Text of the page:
Cash at Old Coalface as Big Pit Wins Museum of the Year

Western Mail (Cardiff, Wales), May 27, 2005 | Go to article overview

Cash at Old Coalface as Big Pit Wins Museum of the Year


Byline: By KAREN PRICE Western Mail

Former mine turned visitor attraction lands pounds 100,000 prize BIG PIT will mine a seam of celebration celebrating today (FRI) after winning the pounds 100,000 Gulbenkian Prize for Museum of the Year, the UKAEs largest arts award. The former Gwent South Wales pit, which once produced 100,000 tonnes of coal a year and is now staffed by ex-miners, beat off competition from three other British museums to win the coveted prize.

The money will be used to build a new education centre on the museumAEs site in Blaenavon.

The award caps off a successful period for the venue, which opened in 1983 and became part of the National Museums and Galleries of Wales four years ago.

Last year it completed a pounds 7m redevelopment and achieved record visitor figures, welcoming 141,000 through its doors.

Museum staff received their award during a ceremony in London last night (THURS).

oAfter such a successful year, to now have museum professionals say that Big Pit is doing everything right is priceless,o said Kathryn Stowers, the museumAEs marketing and press officer.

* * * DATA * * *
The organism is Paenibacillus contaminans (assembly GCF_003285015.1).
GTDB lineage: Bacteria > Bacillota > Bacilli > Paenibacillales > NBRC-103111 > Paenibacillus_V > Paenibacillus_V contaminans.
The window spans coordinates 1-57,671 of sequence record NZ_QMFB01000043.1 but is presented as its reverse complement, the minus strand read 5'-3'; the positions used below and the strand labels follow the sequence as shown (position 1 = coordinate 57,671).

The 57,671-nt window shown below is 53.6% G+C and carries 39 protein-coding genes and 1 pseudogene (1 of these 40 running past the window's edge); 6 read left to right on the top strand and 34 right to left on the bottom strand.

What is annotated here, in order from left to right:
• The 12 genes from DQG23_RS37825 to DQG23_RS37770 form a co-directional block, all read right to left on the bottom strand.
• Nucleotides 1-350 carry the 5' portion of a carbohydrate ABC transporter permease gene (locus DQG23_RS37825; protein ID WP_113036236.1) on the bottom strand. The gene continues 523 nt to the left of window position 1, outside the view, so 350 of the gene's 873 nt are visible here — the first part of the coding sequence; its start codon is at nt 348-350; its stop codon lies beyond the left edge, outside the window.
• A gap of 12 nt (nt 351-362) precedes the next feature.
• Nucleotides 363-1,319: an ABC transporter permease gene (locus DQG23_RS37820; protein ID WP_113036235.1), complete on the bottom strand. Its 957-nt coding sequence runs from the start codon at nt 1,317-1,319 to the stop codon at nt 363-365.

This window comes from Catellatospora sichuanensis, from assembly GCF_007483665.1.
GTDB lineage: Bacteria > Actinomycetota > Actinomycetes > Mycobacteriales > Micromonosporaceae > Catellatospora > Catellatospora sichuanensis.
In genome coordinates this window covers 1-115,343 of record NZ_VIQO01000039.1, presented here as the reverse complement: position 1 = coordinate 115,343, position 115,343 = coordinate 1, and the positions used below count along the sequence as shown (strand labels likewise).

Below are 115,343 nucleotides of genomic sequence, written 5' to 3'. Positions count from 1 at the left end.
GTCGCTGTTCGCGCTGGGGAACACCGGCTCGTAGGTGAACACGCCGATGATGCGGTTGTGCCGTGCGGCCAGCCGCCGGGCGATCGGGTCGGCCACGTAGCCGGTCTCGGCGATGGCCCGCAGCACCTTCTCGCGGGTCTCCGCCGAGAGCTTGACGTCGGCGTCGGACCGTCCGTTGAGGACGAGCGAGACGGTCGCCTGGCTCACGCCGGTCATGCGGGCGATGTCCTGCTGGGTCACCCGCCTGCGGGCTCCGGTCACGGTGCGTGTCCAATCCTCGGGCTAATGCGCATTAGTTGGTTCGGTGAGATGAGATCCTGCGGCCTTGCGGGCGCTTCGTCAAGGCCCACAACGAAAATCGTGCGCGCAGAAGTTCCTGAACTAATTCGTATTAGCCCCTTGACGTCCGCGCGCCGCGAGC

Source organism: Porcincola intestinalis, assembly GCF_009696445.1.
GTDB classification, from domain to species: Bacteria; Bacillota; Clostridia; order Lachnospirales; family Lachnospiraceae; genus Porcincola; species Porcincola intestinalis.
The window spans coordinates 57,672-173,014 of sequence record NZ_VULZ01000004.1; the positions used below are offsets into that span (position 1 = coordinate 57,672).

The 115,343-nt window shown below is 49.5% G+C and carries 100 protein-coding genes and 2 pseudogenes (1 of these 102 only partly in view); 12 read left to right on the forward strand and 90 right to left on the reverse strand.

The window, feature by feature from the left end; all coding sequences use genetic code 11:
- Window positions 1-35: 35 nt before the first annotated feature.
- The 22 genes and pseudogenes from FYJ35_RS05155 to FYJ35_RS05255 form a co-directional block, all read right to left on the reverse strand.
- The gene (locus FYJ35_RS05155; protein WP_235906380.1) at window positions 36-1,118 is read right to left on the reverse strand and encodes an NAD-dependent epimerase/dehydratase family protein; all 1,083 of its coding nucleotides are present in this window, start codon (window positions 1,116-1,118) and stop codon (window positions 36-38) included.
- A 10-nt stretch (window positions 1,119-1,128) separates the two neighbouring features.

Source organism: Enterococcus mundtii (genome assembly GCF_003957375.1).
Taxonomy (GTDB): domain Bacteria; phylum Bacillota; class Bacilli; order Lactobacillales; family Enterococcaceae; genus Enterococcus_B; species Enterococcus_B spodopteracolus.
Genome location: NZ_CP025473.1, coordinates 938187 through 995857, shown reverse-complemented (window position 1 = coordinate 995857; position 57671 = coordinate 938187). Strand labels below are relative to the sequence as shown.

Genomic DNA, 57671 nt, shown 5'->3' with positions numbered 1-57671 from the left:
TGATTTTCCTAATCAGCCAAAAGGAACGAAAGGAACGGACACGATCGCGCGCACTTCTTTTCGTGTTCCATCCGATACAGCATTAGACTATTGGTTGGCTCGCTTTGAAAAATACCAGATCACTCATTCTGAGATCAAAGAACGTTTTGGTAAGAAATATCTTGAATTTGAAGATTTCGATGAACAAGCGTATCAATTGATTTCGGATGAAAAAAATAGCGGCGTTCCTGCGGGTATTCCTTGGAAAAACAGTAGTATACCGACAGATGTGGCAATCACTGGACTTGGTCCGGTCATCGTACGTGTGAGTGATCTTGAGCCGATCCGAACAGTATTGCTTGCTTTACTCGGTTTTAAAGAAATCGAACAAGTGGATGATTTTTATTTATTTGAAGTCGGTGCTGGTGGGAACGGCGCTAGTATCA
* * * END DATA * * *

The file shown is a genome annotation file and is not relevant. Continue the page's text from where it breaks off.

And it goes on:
oWe are hoping to use the prize money to extend our educational facilities and will looking at building a new education room on the site which schools can use when they visit.

oAbout 40% of our visitors are school parties.o

Big Pit, which is part of the Blaenavon world heritage site and now has free admissions, provides an underground tour where visitors are led by miners down the 300ft (91m) mine shaft into the dark, dank subterranean passageways, past the pit poniesAE stables and along the tracks of the coal trucks.

Since the redevelopment, above the ground, all the colliery buildings, including the pithead baths, the winding engine house and blacksmithAEs workshop, have been restored and brought back to life with the sounds of the miners at work echoing from the past.

The pithead baths u built as recently as 1939 and which were the first baths the miners had on the site u house the main exhibition.

This tells the story not only of the coal mines themselves, but of the communities that grew around the industry from the earliest days to the minersAE strikes and pit closures of the 1980s.

The Gulbenkian judges were unanimous in their praise of BlaenavonAEs Big Pit. They say that in recounting the story of the people of the South Wales coalfield in a simple yet captivating way, it keeps the story of British coal alive. …

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